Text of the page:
Cox, a retired high school civics teacher and baseball coach who has served 30 years in the House, mostly tries to sidestep the polarizing national issues Chase plays up. He says his mantra - "practical solutions for everyday problems" - appeals to independents and Democrats as well as the blue-collar voters Trump brought in to the party.

"When you knock on a working-class family's door and you ask them what's on their mind, it' s not what the pundits on TV are saying," he said, adding that K-12 schools and more affordable higher education are more important to them.

Cox has tried to thread the needle when it comes to Trump. Where Chase has led "Stop the steal" rallies alleging, without evidence, voter fraud in Virginia, Cox has held off commenting on the presidential election results. He said he would wait until the electoral college votes in mid-December - an approach that has drawn criticism from Democrats, including Del. Marcus Simon, D-Fairfax, who tweeted that Cox and state party leadership have failed to push back on Chase's "nonsense."

Cox seemed to take pains to avoid using Trump's name in August, when he issued a statement confirming he was exploring a run but saying he would hold off any announcement so the party could focus on its efforts to "defeat Joe Biden."

While Chase has attacked Cox directly - slamming him, for example, for agreeing to expand Medicaid under the Affordable Care Act - Cox has pushed back more obliquely.

"Part of the appeal of the president is he's authentic," he said. "I'm going to be Kirk Cox. . . . They [voters] are not interested in imitations right now."

Some Trump fans say Chase cannot win them over by mimicking his norm-shattering style.

"What I like about Donald Trump is my embassy's in Jerusalem, I've got 300 judges, I got a tax cut," said Matt Colt Hall, a Southwest Virginia native and political commentator for the conservative blog Bearing Drift. "There are people out there that can give the Trump policy without strapping an AR-15 across their chests in downtown Richmond."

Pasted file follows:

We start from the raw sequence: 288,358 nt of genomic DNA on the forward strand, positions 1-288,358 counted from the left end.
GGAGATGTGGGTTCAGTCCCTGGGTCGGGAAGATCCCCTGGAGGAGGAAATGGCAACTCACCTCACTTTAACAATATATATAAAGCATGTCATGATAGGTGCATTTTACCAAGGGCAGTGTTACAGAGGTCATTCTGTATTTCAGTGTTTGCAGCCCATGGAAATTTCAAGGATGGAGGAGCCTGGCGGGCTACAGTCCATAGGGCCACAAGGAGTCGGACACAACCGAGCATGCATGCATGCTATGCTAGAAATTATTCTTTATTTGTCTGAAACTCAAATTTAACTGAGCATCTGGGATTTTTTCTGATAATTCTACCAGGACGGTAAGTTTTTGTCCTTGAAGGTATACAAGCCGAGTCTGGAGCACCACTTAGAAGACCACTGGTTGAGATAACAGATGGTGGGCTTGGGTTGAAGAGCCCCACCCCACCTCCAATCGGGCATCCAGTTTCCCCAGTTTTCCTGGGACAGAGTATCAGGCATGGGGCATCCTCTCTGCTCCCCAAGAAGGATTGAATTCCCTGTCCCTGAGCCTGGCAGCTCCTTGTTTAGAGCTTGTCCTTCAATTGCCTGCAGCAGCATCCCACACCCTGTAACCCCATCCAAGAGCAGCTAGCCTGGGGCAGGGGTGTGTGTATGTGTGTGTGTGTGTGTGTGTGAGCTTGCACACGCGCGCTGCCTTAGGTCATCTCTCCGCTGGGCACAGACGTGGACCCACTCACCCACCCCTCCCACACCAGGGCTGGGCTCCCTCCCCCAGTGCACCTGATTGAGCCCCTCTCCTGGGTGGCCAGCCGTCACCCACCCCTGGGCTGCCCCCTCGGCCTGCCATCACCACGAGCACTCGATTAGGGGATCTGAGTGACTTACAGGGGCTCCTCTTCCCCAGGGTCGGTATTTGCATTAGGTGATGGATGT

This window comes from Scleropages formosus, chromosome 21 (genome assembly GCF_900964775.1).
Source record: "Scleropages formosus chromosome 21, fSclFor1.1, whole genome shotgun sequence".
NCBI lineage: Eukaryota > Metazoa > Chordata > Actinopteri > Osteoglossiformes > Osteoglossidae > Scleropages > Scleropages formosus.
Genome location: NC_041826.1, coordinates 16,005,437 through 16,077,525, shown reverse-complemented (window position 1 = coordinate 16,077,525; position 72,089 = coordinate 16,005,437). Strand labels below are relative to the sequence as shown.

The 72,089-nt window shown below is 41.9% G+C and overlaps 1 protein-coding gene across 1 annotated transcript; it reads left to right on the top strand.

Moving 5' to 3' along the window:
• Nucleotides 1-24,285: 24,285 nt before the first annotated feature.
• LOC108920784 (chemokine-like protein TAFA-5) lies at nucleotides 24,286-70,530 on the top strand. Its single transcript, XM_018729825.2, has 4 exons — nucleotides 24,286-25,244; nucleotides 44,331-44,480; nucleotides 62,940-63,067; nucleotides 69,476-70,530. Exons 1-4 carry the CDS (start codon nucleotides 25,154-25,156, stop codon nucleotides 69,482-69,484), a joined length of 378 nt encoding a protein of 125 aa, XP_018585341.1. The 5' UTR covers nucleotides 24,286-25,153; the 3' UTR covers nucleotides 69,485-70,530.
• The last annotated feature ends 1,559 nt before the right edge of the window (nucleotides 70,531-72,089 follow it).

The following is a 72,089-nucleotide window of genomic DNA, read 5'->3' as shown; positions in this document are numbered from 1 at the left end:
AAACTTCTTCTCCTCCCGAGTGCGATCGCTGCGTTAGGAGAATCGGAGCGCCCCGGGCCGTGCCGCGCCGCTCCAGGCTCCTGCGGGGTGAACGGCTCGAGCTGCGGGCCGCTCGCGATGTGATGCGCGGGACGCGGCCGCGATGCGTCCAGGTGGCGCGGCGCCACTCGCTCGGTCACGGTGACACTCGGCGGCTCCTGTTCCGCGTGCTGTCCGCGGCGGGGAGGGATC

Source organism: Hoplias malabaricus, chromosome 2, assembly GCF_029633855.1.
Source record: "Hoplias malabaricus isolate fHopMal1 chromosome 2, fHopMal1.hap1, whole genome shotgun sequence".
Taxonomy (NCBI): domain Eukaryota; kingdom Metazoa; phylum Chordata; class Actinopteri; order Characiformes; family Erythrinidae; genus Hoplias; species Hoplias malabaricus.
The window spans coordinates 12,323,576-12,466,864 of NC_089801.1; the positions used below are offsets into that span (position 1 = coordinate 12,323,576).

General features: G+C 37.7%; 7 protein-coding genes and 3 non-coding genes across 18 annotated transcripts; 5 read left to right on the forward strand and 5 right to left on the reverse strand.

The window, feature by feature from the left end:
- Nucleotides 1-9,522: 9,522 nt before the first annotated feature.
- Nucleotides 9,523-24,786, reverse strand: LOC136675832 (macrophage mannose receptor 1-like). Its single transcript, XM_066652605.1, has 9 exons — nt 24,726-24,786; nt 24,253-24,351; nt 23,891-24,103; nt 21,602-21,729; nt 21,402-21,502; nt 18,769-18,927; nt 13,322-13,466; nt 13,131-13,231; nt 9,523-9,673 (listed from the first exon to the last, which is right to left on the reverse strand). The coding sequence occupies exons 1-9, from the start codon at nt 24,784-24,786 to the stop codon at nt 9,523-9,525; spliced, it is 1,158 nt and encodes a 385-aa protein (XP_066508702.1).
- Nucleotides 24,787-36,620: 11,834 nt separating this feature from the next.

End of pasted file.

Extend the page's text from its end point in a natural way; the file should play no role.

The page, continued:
John Fredericks, a conservative radio host and Trump backer who was chairman of his Virginia campaign in 2016, says Chase is not the automatic heir to the Trump vote.

"Just because you jump up and down and flail your arms doesn't mean you're inheriting the Trump votes. That's what Corey Stewart did, running around with Confederate flags," he said, referring to the Trumpian Republican who challenged Sen. Tim Kaine, D-Va., in 2018 and lost by 16 points. "Trump expanded the party. Amanda shrinks the party."

But even Chase's critics think she has a good shot at the nomination. 

"She absolutely could get the nomination," said Cole Trower, who represents the Young Republican Federation of Virginia on the State Central Committee. "When you have several other candidates who are mainstream splitting the vote up, then the path to victory becomes easier for her." 

That anxiety was expected to spill over into the State Central Committee meeting Saturday, when members began meeting remotely at 10 a.m. to decide whether to nominate its slate of statewide candidates in a primary or a convention. The meeting will be streamed live on the party's Facebook page. 

Conventions, typically day-long events with multiple rounds of voting, are more likely to favor far-right candidates, because often, only the most hardcore party activists are willing to travel across the state to participate. 

But the politics of the convention-primary choice were scrambled this year. Chase, who might be expected to fare well at a convention, said she feared it would be rigged by party leaders out to undermine her, and vowed to run as an independent if the committee chose that method. 

Meanwhile, some Republicans who typically favor primaries but oppose Chase considered voting for a convention because they doubted that she could garner the required majority vote - 50 percent plus one. In a primary, she could win with a plurality.

"She's the favorite to be the nominee in a crowded primary. No question about it," Fredericks said, estimating she might have support from 30 percent to 35 percent of Republicans. "Amanda is the one candidate that has a base that will come out for her. The problem for Amanda is, the base also has a ceiling, and it's not 50 percent plus one."

Trower feared Chase's opposition to a convention might be a head fake. "You ever heard of the term reverse psychology?" he said. "Her supporters would definitely show up in a convention. They're going to show up no matter what."

Riggleman, who lost his nomination at a convention after he'd presided over a same-sex wedding, said a much broader and more representative slice of the electorate can participate in statewide primaries. 

"I don't think the big-tent party should turn into the carnival-tent party," said Riggleman, who is considering running as an independent. "The Republican Party just keeps spiraling. . . . If we double down on conventions, the Republican Party will eventually become a third party in Virginia."

Published : December 05, 2020

By : The Washington Post · Laura Vozzella · NATIONAL, POLITICS